You’ve announced in the beginning of August some changes in the website and in the production of the videos. You also mention the e-courses, can you tell us a little bit more about the new focus and what you want to achieve?
I’m really wanting to overhaul the website in order to make it more navigable and searchable. More of a functional database. A library of sorts to dig into the countless aspects of veganism. Unfortunately technology is not my strong suit, so I’m certainly going to need help with that implementation.
The ecourses are another project I’m excited about. The long-term goal is a full online academy of more in-depth courses, most likely focusing on the more “practical” sides of veganism. The “hands-on” aspects, so to speak. The first course I’m working on is a bit of a catch-all or Vegan 101 almost. Walking people from no experience with veganism, through the basics of what to eat, how to deal with challenges, and even getting a little into activism towards the end.
Subsequent courses will cover a wide variety of topics more in-depth. There may be intensives as well. I hope to have an entire activism course, if not multiple. I am never short on topics to cover and ideas to implement. But I am certainly short on time more than anything else! And technical prowess. But that’s at least surmountable.
The challenge is always keeping everything going. I’ve yet to find a way to make this sustainable. But I’m working on that as well. So that I can sleep some day. Ha!
You’ll be speaking at the Dublin VegFest this year. Have you been to Ireland before? Do you know much about how veganism is around here? Do you have any expectations?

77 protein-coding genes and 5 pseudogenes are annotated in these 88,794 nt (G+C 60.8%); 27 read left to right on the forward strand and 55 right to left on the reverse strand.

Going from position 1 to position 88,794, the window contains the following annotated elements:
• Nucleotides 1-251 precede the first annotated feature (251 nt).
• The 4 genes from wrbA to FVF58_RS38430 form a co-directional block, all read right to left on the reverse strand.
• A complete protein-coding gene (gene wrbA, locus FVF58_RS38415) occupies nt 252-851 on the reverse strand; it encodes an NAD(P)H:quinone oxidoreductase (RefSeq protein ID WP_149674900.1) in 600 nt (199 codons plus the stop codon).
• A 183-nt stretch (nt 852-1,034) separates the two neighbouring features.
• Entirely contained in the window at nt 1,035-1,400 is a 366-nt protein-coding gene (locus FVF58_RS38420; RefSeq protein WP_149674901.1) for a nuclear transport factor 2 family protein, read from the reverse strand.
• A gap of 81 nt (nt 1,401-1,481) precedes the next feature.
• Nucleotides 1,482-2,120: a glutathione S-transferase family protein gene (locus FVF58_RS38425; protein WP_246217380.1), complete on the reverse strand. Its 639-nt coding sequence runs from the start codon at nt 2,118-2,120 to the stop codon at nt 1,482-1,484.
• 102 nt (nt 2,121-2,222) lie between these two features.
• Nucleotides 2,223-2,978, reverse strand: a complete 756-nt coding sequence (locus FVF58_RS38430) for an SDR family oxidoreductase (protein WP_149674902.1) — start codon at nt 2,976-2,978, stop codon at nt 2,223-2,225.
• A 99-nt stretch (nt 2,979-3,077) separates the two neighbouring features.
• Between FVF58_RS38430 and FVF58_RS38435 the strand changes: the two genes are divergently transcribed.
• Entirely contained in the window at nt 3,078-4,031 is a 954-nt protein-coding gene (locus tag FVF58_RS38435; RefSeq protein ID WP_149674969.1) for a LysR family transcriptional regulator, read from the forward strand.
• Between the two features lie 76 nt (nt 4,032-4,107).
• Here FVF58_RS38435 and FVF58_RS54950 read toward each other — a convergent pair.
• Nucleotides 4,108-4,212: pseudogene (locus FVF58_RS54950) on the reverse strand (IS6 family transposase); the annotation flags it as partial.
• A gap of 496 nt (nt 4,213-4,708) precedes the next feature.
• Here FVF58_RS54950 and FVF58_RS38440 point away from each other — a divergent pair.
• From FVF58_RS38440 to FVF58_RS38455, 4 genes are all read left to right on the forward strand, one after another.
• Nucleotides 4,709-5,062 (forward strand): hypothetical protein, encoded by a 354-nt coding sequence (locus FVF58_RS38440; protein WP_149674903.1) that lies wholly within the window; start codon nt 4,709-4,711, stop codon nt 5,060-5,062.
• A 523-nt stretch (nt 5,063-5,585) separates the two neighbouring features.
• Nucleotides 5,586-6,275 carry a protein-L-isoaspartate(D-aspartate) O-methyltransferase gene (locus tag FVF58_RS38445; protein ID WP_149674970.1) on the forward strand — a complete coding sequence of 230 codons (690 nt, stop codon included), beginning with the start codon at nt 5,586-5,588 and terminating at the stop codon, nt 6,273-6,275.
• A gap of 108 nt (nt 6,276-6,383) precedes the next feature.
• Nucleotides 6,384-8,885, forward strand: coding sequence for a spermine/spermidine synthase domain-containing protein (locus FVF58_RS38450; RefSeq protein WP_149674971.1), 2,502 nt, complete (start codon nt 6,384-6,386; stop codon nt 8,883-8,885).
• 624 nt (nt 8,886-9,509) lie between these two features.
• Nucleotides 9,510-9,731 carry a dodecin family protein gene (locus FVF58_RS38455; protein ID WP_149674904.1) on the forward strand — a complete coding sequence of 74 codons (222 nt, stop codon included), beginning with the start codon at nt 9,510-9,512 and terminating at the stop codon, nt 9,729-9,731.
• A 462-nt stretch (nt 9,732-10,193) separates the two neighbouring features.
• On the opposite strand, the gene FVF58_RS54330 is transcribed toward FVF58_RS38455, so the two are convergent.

I’ve never been to Ireland and I certainly wish I was able to stay longer! I’m so honored to have this opportunity. I’ve been deep in research for the talk, so I have a concept at least of the farming, agriculture, regulations, and overall astounding amount of paperwork and detailed documentation regarding animal agriculture. It’s unrealistic that I would of course have anything near a complete understanding or conception of exactly how Ireland operates.
As much as I strive to be diligent in my research to the best of my abilities for every topic and talk, it would be a grave misjudgment on my part—not to mention incredibly presumptuous—to assume I am in a position to tell a culture, religious group, or entire country “what’s what.” Especially as an American!
I try to always be clear that I do not know everything. And I will tell you if I don’t know an answer. I also admit I can be wrong. I track any errors found in my work—be myself or anyone else—on my website.
The great thing about veganism is I don’t have to make things up. I don’t have to try and mold the truth to fit my “agenda.” The facts are on the side of veganism. The challenge is cutting through all the crap we humans create to obfuscate them!
As far as the vegan presence, I have a general impression from what my gracious VegFest hosts and other Irish contacts have relayed to me. And a couple places I’ve been told to check out while in Dublin. I’m certainly excited to come
What can we expect from your talk?
While I do mold every talk to my intended audience, doing my best to take into account variations and unique aspects, the overall message remains the same. At the core of all of it, that’s really what it comes down to. It’s not America and our factory farms. It’s not kosher and halal ritual slaughter. It’s not genetic engineering, intensive farming, caged vs. free-range, grass-fed vs. grain.
All of that is the noise we create to ignore what really matters. That’s the purpose of the talk. To try and parse out the deafening cacophony and get down to what really matters.